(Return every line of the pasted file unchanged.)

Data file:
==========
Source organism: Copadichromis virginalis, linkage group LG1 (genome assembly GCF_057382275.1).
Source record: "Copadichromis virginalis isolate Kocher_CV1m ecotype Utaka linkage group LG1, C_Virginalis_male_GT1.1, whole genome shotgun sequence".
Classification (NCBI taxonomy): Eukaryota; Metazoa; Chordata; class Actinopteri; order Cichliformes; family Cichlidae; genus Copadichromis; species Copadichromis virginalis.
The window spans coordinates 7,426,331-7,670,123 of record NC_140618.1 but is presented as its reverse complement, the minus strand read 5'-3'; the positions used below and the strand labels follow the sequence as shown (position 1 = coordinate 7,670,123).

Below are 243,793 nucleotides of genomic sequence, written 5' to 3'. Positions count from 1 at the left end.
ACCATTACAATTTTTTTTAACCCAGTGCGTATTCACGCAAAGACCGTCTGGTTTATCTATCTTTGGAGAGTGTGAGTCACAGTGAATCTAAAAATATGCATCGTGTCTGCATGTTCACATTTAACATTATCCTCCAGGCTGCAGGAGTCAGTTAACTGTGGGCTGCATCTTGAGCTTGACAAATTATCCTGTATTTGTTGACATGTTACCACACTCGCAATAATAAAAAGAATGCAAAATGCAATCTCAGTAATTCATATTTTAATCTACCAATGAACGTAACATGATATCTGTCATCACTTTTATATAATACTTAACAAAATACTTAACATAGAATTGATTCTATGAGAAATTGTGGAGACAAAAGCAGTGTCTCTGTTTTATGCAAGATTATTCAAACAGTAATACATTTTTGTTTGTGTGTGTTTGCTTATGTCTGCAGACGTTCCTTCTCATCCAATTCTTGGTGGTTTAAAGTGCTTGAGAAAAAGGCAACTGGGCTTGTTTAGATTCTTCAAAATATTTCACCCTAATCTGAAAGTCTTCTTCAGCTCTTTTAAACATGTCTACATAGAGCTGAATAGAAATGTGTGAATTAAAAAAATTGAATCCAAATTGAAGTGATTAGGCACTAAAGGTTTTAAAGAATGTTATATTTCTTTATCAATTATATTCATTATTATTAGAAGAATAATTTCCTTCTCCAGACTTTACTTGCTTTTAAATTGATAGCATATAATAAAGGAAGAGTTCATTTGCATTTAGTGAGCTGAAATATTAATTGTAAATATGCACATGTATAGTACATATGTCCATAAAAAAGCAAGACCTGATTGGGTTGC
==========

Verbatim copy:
Source organism: Copadichromis virginalis, linkage group LG1 (genome assembly GCF_057382275.1).
Source record: "Copadichromis virginalis isolate Kocher_CV1m ecotype Utaka linkage group LG1, C_Virginalis_male_GT1.1, whole genome shotgun sequence".
Classification (NCBI taxonomy): Eukaryota; Metazoa; Chordata; class Actinopteri; order Cichliformes; family Cichlidae; genus Copadichromis; species Copadichromis virginalis.
The window spans coordinates 7,426,331-7,670,123 of record NC_140618.1 but is presented as its reverse complement, the minus strand read 5'-3'; the positions used below and the strand labels follow the sequence as shown (position 1 = coordinate 7,670,123).

Below are 243,793 nucleotides of genomic sequence, written 5' to 3'. Positions count from 1 at the left end.
ACCATTACAATTTTTTTTAACCCAGTGCGTATTCACGCAAAGACCGTCTGGTTTATCTATCTTTGGAGAGTGTGAGTCACAGTGAATCTAAAAATATGCATCGTGTCTGCATGTTCACATTTAACATTATCCTCCAGGCTGCAGGAGTCAGTTAACTGTGGGCTGCATCTTGAGCTTGACAAATTATCCTGTATTTGTTGACATGTTACCACACTCGCAATAATAAAAAGAATGCAAAATGCAATCTCAGTAATTCATATTTTAATCTACCAATGAACGTAACATGATATCTGTCATCACTTTTATATAATACTTAACAAAATACTTAACATAGAATTGATTCTATGAGAAATTGTGGAGACAAAAGCAGTGTCTCTGTTTTATGCAAGATTATTCAAACAGTAATACATTTTTGTTTGTGTGTGTTTGCTTATGTCTGCAGACGTTCCTTCTCATCCAATTCTTGGTGGTTTAAAGTGCTTGAGAAAAAGGCAACTGGGCTTGTTTAGATTCTTCAAAATATTTCACCCTAATCTGAAAGTCTTCTTCAGCTCTTTTAAACATGTCTACATAGAGCTGAATAGAAATGTGTGAATTAAAAAAATTGAATCCAAATTGAAGTGATTAGGCACTAAAGGTTTTAAAGAATGTTATATTTCTTTATCAATTATATTCATTATTATTAGAAGAATAATTTCCTTCTCCAGACTTTACTTGCTTTTAAATTGATAGCATATAATAAAGGAAGAGTTCATTTGCATTTAGTGAGCTGAAATATTAATTGTAAATATGCACATGTATAGTACATATGTCCATAAAAAAGCAAGACCTGATTGGGTTGC